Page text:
Study area

The study area was Shafarood watershed which is located in the west of Guilan province in north of Iran with an area of 394 km2 [22]. The area of the forests under supervision of Shafarood Forest Company is about 135 thousand ha (Figure 1).


Figure 1: Study area, Shafarood forest in north of Iran (Shafarood Forest Management Plan 2015).


In order to do this research, questioner was used, and it was designed based on criteria and indicators of Near East Process (Table 1). The AHP and ANP methods were used for analysis. In this approach, at least 12 questionnaires should be filled by experts [23]. The questionnaires were filled by 30 experts in Guilan’s Natural Resources Organization.

Criteria Sub-criteria (indicator) Abbreviation
Economic Value of wood products Wood pro
Value of non- wood products Non-wood
Value of recreation & hunting Rec&Hun
Social Employment Employ
Presence of indigenous people Presence
Improvement of life quality of forest dwellers Improve
Environmental Extent of forest resources Extent
Protective and environmental functions Protect
Conservation of biological diversity Conser

Table 1: Criteria and sub-criteria (indicator) for SFM in Near East Process (FAO 1999).

Analytic Hierarchy Process (AHP)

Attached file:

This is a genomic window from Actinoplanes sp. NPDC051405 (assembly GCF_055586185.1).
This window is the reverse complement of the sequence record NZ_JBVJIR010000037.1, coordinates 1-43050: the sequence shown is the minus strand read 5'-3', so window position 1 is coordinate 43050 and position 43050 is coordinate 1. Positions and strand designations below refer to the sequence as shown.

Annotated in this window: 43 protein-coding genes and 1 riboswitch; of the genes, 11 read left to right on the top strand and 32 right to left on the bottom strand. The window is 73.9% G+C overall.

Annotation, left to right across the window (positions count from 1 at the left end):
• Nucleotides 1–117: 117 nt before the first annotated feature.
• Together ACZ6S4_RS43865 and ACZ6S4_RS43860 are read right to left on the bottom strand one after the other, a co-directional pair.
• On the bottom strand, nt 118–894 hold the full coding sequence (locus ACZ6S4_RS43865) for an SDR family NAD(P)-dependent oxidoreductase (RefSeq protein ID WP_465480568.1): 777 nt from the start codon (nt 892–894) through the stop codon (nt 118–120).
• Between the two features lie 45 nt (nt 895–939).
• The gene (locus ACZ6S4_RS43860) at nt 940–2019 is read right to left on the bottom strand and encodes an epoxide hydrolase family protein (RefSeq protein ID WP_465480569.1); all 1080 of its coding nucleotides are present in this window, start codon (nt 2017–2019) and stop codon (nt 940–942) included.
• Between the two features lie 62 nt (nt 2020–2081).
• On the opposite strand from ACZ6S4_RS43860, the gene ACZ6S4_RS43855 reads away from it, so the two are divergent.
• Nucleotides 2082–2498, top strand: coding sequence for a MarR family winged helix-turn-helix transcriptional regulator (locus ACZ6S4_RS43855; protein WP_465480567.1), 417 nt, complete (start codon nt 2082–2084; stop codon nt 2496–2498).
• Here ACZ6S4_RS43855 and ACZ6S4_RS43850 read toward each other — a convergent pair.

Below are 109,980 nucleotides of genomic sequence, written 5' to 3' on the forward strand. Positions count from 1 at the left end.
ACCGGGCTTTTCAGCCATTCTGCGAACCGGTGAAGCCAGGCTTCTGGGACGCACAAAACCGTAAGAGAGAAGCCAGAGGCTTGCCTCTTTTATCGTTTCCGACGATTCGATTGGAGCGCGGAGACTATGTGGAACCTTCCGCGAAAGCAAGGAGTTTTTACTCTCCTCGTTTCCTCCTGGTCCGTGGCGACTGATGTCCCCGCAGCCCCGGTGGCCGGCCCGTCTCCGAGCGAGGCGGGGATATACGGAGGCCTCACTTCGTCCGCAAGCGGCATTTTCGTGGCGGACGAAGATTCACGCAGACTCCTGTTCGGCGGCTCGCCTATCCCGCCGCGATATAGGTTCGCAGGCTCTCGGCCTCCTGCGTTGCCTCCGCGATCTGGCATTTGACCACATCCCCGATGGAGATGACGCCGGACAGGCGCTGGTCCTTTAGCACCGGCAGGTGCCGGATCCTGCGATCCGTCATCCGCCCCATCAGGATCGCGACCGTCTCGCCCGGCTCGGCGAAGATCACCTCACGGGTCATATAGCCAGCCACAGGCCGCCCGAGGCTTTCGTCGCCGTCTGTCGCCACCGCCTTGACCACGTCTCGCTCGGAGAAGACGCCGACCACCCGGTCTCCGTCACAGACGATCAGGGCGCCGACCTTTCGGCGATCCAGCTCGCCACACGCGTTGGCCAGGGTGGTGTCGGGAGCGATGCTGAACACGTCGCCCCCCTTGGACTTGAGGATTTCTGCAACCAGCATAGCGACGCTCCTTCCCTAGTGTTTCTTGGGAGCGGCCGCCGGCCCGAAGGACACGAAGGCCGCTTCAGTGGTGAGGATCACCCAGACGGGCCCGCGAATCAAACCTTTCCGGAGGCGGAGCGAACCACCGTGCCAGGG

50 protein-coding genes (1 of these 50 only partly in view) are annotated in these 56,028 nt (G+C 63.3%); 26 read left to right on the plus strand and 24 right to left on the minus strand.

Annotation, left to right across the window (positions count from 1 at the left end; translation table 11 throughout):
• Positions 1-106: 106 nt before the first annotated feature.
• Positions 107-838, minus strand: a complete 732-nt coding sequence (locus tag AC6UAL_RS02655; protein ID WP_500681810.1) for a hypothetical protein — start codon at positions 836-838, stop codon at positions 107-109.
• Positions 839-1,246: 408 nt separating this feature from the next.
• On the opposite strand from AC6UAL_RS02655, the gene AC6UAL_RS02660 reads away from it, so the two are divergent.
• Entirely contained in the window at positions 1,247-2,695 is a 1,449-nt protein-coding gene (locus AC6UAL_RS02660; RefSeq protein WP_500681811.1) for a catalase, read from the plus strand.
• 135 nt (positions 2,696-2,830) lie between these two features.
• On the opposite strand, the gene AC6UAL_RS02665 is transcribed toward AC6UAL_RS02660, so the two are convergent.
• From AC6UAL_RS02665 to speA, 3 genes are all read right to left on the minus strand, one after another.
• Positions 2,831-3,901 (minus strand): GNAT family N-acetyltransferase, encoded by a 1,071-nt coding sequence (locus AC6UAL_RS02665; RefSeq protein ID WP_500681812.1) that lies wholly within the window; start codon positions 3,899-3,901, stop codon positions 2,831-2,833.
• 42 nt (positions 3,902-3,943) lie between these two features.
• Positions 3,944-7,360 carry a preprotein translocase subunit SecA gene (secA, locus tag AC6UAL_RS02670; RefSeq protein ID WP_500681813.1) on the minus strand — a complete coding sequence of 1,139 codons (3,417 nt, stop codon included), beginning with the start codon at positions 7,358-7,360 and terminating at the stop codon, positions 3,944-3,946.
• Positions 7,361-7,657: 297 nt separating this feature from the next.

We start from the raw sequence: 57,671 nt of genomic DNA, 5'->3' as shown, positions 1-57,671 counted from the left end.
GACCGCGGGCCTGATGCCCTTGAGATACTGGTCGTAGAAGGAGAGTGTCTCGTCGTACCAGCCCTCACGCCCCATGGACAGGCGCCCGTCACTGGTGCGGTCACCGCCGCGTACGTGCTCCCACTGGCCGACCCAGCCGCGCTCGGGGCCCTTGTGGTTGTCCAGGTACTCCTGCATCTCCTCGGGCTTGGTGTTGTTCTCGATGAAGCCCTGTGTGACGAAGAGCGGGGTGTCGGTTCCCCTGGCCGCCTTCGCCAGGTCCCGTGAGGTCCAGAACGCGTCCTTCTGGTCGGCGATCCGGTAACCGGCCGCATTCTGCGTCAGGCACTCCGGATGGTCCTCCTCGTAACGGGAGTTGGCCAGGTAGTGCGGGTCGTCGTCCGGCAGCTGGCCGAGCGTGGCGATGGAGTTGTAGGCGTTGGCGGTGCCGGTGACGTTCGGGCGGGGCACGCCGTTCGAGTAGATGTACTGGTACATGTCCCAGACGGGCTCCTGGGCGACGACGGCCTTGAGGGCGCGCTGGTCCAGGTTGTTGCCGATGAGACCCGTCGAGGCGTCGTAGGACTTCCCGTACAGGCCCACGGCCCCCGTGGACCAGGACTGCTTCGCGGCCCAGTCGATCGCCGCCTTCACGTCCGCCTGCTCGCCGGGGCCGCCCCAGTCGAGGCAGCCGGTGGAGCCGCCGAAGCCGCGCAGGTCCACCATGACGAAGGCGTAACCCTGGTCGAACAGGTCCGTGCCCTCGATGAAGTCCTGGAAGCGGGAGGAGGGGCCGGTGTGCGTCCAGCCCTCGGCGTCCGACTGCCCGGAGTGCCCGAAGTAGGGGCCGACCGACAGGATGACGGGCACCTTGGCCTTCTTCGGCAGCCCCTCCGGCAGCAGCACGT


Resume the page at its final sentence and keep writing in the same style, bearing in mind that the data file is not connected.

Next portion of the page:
AHP is a decision-making technique which can be used to analyze and support decisions which have multiple and even competing objectives. To do this, a complex problem is divided into a number of simpler problems in the form of a decision hierarchy [24]. Once the hierarchy has been established, a pair wise comparison matrix of each element within each level is constructed. Participants can weight each element against each other within each level, which is related to the levels above and below it, and mathematically tie the entire scheme together. AHP is often used to compare the relative suitability of a small number of alternatives concerning the overall goal. AHP allows some small inconsistency in judgment. The reason is that human is not always consistent. The ratio scales in AHP are derived from the principal Eigen vectors and the consistency index is derived from the principal Eigen value. To start with AHP, first a hierarchy structure is required. While building the hierarchy tree, including more than nine elements in any objective group is not considered since it is cognitively challenging for humans to evaluate more than nine factors at a time. When the model is built, the next step is to evaluate the elements by making pair wise comparisons [25]. The hierarchical structure evaluation at this research is shown in Figure 2. It uses a multi-level hierarchical structure of objectives, criteria, sub-criteria. The pertinent data are derived using a set of pair wise comparisons. These comparisons are used to obtain the weights of importance of the decision criteria, and the relative performance measures of the alternatives in terms of each individual decision criterion. If the comparisons are not perfectly consistent, then it provides a mechanism for improving consistency [26]. The consistency ratio values of all comparisons were lower than 0.10, which indicated that the use of the weights was suitable [27].